Collector Spotlight: Fred Weichmann
How do you describe your collection?
I collect toys and memorabilia and get them autographed by celebrities who have an association with the item, and I have photos taken of the signing event so there is picture proof for authentication purposes. I have 5,000 picture-proofed autographs.
The oldest toy in my collection is a Cox-branded gas-powered 1/18-scale model diecast car from the 1960s. Cox was a company known for making Slot Cars and model gas cars. I found the car for one dollar in a resell shop. It looked like it had been sitting on the shelf for 40 years. I cleaned it all up; the car had a beautiful plastic pearl white body. I took it to an NHRA drag race to ask some of the drivers to sign it. The last driver to sign it was Larry Dixon that had just finished his last run. He went over 300 miles per hour in that race and took first place. He was walking back to the garage when I spotted him and approached him for an autograph. He said, “I had one of these as a kid!” This guy just took first place in his race and here he was talking with me about toys.
When and why did you start collecting toys and pursuing autographs?
When I was five years old, my dad took me to a hobby shop for my birthday and told me I could pick out any five Matchbox cars. This was in 1960 and I continued collecting Matchbox cars for a while. Then at age twelve, I began making my own money at a newspaper stand and started buying Hot Wheels. To me, Hot Wheels were much better than Matchbox, with the paint jobs and jazzed wheels. I mostly lost interest in collecting cars as I went through school but my dad held on to a big bag of my cars.
By the time I was 22, I started collecting diecast NASCAR cars and went to my first NASCAR race in Rockford, Illinois. I have cars signed by Richard Petty, David Pearson, Buddy Baker, and Cale Yarborough. I went to Herocon in Chicago in the 1990s and had Adam West sign a Batmobile. I also got a vehicle autographed by Frank Gorshin, who played The Riddler in the Batman television show and Van Williams and Wende Wagner of The Green Hornet signed a Corgi Black Beauty diecast for me that day. This was a time before fans had to pay for autographs and photos with celebrities. The admission fee to Herocon was $15 and I met all these people! If I tried to do the same thing today, it would cost me over $500. After NASCAR, I was hooked on taking photos of celebrities signing the cars. I did it for authenticity but it also makes for a great display. To be honest, I just thought everyone did that. I figured there was no other way to ensure authenticity. I realized that wasn’t the case and kept on doing it anyway.
How do you display and store your collection?
My wife, Luana, worked at Woolworth department store while she was in college. She worked her way from assistant manager to manager. She was really good at her job but eventually the stores all closed. She had access to old Timex cases and other display and storage units that were perfect for my collection. I use the glass cases to display my 1/18-scale NASCAR and movie cars. I’ve taken up most of the basement for storage.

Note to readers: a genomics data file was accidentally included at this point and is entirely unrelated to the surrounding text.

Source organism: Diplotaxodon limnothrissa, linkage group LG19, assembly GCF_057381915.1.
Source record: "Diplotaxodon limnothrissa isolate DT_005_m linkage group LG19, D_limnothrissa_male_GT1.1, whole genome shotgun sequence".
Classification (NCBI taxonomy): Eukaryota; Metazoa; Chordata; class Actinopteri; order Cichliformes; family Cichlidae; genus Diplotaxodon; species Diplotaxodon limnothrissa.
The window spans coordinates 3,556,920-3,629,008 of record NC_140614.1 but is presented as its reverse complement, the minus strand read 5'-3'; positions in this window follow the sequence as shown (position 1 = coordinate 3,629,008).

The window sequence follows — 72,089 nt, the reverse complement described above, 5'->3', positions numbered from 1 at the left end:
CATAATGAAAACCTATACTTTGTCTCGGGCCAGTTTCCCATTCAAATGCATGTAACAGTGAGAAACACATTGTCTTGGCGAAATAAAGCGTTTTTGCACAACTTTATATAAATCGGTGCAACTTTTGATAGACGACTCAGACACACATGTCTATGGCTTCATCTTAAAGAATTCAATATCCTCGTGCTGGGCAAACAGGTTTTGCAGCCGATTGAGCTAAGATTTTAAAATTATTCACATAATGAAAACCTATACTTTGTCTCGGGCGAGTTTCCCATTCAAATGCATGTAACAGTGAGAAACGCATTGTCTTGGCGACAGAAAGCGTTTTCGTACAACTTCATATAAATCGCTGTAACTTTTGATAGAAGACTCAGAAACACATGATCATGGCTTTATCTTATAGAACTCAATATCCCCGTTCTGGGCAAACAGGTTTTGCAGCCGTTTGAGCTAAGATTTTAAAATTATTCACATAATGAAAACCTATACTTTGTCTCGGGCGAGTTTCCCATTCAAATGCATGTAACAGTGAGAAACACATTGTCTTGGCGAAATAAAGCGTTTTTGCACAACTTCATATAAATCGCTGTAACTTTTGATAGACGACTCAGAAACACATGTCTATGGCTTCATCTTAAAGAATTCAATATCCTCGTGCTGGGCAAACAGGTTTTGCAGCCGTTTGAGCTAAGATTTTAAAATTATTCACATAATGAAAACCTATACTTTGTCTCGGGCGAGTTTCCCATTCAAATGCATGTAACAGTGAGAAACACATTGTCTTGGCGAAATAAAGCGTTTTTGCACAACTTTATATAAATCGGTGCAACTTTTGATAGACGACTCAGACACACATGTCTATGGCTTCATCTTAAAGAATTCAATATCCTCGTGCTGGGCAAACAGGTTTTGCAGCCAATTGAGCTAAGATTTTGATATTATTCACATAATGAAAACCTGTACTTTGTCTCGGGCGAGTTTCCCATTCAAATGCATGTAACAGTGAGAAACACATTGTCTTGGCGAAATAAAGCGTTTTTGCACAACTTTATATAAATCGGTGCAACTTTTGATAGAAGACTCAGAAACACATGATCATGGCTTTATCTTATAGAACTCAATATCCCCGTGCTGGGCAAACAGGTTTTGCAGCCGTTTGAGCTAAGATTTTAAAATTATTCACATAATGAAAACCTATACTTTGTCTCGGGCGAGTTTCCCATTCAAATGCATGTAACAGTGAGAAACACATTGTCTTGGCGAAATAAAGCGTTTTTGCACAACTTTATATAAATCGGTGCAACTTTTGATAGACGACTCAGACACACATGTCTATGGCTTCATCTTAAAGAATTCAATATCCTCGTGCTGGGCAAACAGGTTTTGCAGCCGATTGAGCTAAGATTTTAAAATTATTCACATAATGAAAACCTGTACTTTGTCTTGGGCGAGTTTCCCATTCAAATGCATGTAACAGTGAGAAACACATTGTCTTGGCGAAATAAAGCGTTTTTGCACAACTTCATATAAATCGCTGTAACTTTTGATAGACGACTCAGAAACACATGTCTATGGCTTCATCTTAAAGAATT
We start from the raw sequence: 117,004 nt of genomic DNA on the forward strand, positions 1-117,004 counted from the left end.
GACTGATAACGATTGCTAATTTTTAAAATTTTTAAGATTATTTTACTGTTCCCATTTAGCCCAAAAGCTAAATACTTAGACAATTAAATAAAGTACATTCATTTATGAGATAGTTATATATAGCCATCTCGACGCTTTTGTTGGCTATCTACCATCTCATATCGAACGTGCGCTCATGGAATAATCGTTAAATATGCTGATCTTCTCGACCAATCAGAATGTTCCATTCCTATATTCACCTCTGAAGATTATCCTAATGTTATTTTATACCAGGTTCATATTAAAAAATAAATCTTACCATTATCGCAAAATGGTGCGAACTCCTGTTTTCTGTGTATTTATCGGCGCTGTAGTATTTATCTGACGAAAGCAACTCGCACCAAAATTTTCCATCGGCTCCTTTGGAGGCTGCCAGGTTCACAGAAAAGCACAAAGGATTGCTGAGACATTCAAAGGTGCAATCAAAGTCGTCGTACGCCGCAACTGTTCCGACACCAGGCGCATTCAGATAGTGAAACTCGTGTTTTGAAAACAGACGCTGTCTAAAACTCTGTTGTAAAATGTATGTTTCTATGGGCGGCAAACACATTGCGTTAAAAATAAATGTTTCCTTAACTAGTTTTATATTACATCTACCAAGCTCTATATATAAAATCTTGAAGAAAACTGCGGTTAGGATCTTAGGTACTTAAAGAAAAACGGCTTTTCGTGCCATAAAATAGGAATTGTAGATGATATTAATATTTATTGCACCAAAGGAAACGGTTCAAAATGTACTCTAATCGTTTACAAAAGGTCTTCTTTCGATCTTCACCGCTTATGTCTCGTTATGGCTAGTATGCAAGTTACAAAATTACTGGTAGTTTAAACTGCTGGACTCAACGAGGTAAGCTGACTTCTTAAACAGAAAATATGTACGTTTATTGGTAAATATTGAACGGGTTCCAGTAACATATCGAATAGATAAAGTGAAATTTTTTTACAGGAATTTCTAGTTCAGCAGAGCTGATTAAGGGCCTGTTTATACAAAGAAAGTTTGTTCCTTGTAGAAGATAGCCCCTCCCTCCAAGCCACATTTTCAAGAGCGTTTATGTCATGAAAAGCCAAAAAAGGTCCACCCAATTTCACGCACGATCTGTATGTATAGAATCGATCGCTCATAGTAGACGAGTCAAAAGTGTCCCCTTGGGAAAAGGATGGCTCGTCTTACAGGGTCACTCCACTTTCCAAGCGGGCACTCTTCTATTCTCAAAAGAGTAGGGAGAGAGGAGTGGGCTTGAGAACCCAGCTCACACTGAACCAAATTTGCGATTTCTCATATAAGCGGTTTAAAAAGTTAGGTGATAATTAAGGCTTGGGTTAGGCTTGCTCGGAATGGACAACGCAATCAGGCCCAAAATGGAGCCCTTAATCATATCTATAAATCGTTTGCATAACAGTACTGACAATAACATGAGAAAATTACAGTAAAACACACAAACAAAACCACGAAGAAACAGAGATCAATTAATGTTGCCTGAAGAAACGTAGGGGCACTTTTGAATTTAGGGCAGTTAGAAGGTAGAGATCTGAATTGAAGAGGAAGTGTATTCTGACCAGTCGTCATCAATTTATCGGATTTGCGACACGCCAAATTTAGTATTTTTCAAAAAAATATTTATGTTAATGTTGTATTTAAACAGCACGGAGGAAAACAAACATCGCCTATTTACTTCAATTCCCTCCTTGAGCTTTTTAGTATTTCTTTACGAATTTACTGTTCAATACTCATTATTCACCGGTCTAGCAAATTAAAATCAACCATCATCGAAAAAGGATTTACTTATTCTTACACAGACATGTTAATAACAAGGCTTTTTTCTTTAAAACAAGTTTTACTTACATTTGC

I don’t have much time to collect autographs these days and have changed jobs. My current job gives me more access to resell shops in the area and I started collecting action figures, Transformers, Power Rangers, and other toys. In my early days of collecting, hardly anyone went to resell shops. That’s changed. I hated the internet and eBay for collecting in the beginning because I thought it ruined collecting. It was no longer about the find but rather who could afford to pay the most money for something. But now I use it for research — when I find something I like in a resell shop, I just get out my phone. Luana often reminds me that my toys aren’t worth anything unless I start selling them.
I went from Matchbox to Hot Wheels to NASCAR and my collection got pretty out of hand. I ran out of space in my toy room. Luana doesn’t mind my collection as long as it doesn’t come upstairs. I had to make a choice: collect toys to have them autographed or get rid of my Hot Wheels collection. My whole room was Hot Wheels but I had to make a choice. I boxed them up and took them to a local auction house. It worked out pretty good — I did lots of advertising for the auction and there was standing room only at the event. The auction house wasn’t used to that. When I told them what I had they asked me to give them an idea of the prices I wanted. It was funny.
What do you consider to be the Holy Grail of your collectibles?
I don’t have any one thing that I’m looking to add to my collection. I like 1/18-scale cars from movies but they can get expensive nowadays at $200 to $300 each. Of the items I have, my Holy Grail would probably be the American Muscle diecast car I have signed by Dale Earnhardt. His autograph is the best you’ll ever see.
What advice would you give to someone interested in starting a similar collection?
Just buy what you want but don’t try to buy everything. You’ll run out of money trying to collect every single Hot Wheels car; it’s the most expensive hobby that only costs you a dollar to start. They don’t tell you that when you buy your first one!
Peruse an immense selection of Weichmann’s picture proofed collection on Flikr.
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